Ryan agrees: “Quite often they’ll use SPVs in situations where they can’t invest [money from] their fund. For example, if you’re a seed fund, you’ve deployed all your money and then one of your breakout deals makes it to Series B or Series C, you’ll still have pro-rata rights to maintain your percentage equity stake in that business generally. You also have access to the deal via a good relationship with the founders.”
He adds that the benefits to VCs (and to anyone) are “about simplifying governance and then being able to charge carried interest and fees”. (By putting lots of shareholders inside an SPV you turn lots of votes into one vote.)
Altunel also points to economic benefits for VCs: “The interesting piece of SPVs is that they receive the economic benefits like carried interest, management fee etc. based on one specific investment, so it doesn’t dilute.”
“The downside, of course, is they pay single opportunity economic benefits, so carried interest will be paid on this opportunity, not what all the other opportunities do,” he adds.
Why do LPs use SPVs?
LPs might also turn to SPVs to invest directly in specific opportunities.
“LPs that typically invest into funds, they’re not company pickers per se,” says Altunel. “But with increasing expertise on the LP side, they start saying 'okay I do this approach where I invest into funds and then I cherry pick the best [startup] opportunities and invest via SPVs’.”
“It might be that also some LPs from that fund want to continue doubling down on the breakout investment,” adds Ryan.
Why do angels use SPVs?
There are also a few motivations for groups of angels to use SPVs. They might be organised by a syndicate lead or they might just come together to join forces — increasing their negotiating power and representation on the cap table in the process.
“If you’re a smaller ticket angel wanting to get in on large rounds, you might be faced with minimum cheque sizes that you can’t meet alone,” says Carter. “Clubbing together with other angels within an SPV can get around this and means you can access deals you’d have been otherwise excluded from.
“It’s also a great way for new angels to be guided through their first investments by a more experienced angel leading the SPV,” she adds.
Is an SPV the same as an angel syndicate?
An angel syndicate is a group of investors who invest together — and they may or may not do that via an SPV.
“The syndicate is the group of individuals and the SPV is the legal structure that they use to invest, in some cases,” Ryan says (in other cases, angel syndicates may all invest directly on the cap table).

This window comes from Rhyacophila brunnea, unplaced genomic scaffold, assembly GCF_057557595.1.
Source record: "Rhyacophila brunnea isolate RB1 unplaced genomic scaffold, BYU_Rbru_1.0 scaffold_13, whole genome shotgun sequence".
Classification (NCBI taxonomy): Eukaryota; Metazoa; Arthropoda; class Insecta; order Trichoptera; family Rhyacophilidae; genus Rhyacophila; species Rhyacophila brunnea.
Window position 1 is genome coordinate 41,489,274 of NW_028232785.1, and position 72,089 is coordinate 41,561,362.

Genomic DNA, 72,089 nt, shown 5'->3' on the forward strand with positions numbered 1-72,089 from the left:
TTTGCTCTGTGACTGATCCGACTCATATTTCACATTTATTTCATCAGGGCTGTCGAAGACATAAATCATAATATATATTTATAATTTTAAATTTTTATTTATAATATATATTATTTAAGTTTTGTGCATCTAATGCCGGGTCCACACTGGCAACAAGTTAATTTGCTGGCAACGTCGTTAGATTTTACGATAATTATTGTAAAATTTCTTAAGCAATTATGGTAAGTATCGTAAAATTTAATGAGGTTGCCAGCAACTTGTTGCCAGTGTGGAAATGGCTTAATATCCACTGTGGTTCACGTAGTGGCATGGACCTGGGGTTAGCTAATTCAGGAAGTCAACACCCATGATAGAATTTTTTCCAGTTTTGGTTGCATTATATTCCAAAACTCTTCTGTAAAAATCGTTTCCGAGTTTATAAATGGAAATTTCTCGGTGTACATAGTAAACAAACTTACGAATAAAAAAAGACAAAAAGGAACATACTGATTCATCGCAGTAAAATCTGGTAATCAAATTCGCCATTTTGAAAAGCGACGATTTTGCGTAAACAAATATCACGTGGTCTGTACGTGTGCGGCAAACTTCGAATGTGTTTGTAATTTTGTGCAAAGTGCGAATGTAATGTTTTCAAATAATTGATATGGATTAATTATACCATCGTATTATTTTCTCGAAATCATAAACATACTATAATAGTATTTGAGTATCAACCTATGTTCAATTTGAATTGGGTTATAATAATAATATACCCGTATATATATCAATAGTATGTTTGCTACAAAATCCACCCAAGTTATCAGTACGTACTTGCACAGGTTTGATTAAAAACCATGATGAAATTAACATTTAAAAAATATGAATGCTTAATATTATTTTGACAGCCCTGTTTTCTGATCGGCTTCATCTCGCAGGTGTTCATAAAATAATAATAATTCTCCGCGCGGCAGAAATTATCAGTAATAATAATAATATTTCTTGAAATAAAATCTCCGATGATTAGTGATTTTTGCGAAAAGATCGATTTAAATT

Carter agrees: “An SPV is a way for angels to run syndicates, or to be part of one. It’s a legal structure that means multiple angels can invest ‘as one’.”
Altunel says angel syndicates and SPVs have different levels of regulatory frameworks, ie. an SPV made up of fund managers would typically be registered with a local regulator. He says this allows investors to market opportunities more broadly. “If you don’t do it in a regulated environment, you can’t go to hundreds of people and tell them about this opportunity.”
He adds that professionalism can change depending on the size of the SPV and LP type. “So if, for example, you, me and two other friends invest, we would probably go for a very basic simple solution, hopefully quite cheap,” he says.
“We all invest $20k and then we have an $80k SPV, so the costs for this SPV have to be quite low because otherwise, we’d be paying everything in fees. Whereas when you have a $10m SPV, which also happens, you don’t mind if you pay $50-100k in fees, because relative to the investment, it doesn’t matter.”
Altunel adds that this is why there’s different providers of SPVs in the market.
“In the UK there’s a couple of players that offer one-off fees upfront, super cheap,” he says. “Then the other end of the market is these old school law firms that set it up with perhaps an administrator to do the manual work. And then we [Bunch] position ourselves somewhere in the middle.”
What are the down sides?
For Carter, the main down sides associated with SPVs aren’t about the legal structure or the method of investing, but the connection with the company you’re investing in.
“The ‘core’ relationship will be between the nominated angel running the SPV and the founders, so if you’re one of many angels investing as part of an SPV, it’s possible you won’t have a direct relationship with the founders at all,” she says.
“For some angels, this isn’t a problem, but for active angels and operator angels like myself, this takes a lot away from the opportunity. When I have invested via an SPV I've made it a priority to build a relationship with the founders — simple things like replying to investor updates make a huge difference.”
There’s also cost. Odin currently makes money by charging fees for the legal admin and deal structuring to the people raising money via its platform. Founders pay a fixed fee of $2,500. Angel syndicates and VCs pay a fixed fee of $2,000 plus 1.95% of funds raised, capped at $10k.
And there’s time. “You basically have to try and collect capital for each opportunity again so it’s almost like a little fundraise for every opportunity that you have to go through,” says Altunel.
What are the benefits for founders?
For founders, SPVs can help keep your cap table clean — and add additional investors more easily.
“From the perspective of a founder, if you are looking at rolling up your investors into an SPV, it’s about keeping a clean cap table. It also allows you to collect money from multiple investors for a round before the round is finalised,” he says.
“Essentially, the final legals for your round can only be finalised once everyone who is going to invest in the round has signed them, so it’s much easier to add additional investors to an SPV,” Altunel continues. “So it allows you to raise with a rolling close more easily.”